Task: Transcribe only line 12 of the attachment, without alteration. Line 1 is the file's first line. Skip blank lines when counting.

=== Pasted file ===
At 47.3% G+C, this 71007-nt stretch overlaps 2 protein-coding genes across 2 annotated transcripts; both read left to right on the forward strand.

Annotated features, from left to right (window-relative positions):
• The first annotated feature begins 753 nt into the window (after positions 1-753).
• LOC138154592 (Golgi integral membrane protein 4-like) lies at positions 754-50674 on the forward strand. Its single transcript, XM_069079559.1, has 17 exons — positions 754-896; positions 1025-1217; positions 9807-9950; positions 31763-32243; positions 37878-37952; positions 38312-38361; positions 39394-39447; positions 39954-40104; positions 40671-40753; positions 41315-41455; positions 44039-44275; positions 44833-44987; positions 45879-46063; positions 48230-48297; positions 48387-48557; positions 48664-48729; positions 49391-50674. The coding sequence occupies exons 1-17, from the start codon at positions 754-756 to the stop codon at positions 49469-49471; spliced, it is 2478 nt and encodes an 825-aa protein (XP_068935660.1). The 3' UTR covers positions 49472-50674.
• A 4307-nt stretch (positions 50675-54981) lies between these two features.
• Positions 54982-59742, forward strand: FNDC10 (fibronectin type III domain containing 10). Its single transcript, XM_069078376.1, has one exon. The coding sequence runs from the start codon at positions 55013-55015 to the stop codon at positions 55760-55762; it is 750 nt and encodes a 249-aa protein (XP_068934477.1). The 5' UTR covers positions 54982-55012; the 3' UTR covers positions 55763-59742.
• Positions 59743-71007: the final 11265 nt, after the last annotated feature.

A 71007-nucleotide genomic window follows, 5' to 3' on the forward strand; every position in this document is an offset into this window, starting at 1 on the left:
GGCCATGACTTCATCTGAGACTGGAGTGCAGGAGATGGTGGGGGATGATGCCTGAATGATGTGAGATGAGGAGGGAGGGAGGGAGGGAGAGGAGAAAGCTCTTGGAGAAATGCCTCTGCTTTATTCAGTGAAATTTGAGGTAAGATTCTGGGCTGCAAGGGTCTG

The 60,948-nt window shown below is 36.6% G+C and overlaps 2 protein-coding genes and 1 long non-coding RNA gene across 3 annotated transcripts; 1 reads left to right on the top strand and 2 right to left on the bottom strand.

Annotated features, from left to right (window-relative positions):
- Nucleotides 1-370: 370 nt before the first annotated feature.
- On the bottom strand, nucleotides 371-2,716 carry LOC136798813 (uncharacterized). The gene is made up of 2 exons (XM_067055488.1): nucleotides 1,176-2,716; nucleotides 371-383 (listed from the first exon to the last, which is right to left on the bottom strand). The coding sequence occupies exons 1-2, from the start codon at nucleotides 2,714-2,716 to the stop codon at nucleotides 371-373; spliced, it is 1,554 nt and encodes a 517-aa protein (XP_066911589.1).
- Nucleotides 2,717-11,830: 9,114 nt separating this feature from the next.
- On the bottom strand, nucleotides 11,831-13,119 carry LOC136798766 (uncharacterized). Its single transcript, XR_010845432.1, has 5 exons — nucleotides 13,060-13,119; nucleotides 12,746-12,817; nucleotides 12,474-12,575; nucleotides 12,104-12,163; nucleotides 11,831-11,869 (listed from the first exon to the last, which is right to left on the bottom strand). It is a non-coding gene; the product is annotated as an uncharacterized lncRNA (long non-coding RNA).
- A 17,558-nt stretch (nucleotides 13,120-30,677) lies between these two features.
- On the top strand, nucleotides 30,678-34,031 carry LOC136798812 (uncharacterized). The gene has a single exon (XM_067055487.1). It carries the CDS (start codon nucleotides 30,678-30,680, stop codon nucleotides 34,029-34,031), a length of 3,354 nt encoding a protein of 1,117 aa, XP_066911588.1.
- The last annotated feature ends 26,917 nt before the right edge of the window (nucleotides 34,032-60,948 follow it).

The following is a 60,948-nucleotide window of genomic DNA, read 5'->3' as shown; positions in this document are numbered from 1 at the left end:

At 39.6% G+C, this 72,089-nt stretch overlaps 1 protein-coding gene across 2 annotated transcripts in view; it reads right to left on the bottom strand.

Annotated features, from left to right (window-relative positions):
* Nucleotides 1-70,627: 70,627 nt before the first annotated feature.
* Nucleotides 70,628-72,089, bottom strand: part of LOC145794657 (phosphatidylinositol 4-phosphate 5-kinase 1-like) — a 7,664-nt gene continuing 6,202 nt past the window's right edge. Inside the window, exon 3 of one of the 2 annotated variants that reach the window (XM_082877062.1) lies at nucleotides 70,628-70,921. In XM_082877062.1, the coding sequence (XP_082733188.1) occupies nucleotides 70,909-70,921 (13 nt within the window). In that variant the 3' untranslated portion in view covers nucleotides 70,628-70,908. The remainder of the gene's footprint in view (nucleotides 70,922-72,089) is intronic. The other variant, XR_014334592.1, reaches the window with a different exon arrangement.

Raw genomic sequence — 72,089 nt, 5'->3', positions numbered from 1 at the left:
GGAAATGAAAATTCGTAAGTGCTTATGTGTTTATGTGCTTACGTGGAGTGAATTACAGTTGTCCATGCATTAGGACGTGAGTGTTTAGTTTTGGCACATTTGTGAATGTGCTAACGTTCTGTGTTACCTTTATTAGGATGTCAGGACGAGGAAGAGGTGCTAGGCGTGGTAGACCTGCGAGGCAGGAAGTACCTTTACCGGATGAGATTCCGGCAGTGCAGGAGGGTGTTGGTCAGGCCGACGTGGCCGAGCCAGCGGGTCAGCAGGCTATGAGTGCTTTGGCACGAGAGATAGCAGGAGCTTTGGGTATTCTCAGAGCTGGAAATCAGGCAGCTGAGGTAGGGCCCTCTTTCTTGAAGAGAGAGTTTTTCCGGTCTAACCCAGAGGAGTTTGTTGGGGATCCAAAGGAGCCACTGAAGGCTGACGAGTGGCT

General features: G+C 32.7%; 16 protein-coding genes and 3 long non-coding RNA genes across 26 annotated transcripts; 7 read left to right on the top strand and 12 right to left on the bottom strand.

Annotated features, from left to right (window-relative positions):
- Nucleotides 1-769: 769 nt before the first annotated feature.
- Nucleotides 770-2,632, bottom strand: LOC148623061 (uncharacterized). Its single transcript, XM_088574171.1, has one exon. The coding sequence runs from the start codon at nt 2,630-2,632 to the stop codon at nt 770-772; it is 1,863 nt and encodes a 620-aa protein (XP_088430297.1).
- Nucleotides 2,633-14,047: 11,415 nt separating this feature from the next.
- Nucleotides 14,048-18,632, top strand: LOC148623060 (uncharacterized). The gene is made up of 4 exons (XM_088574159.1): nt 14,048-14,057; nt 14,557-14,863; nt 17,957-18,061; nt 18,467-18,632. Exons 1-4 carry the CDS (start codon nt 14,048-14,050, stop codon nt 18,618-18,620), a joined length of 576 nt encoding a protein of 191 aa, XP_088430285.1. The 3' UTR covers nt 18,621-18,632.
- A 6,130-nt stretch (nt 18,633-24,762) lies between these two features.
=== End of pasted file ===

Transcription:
- Nucleotides 1-370: 370 nt before the first annotated feature.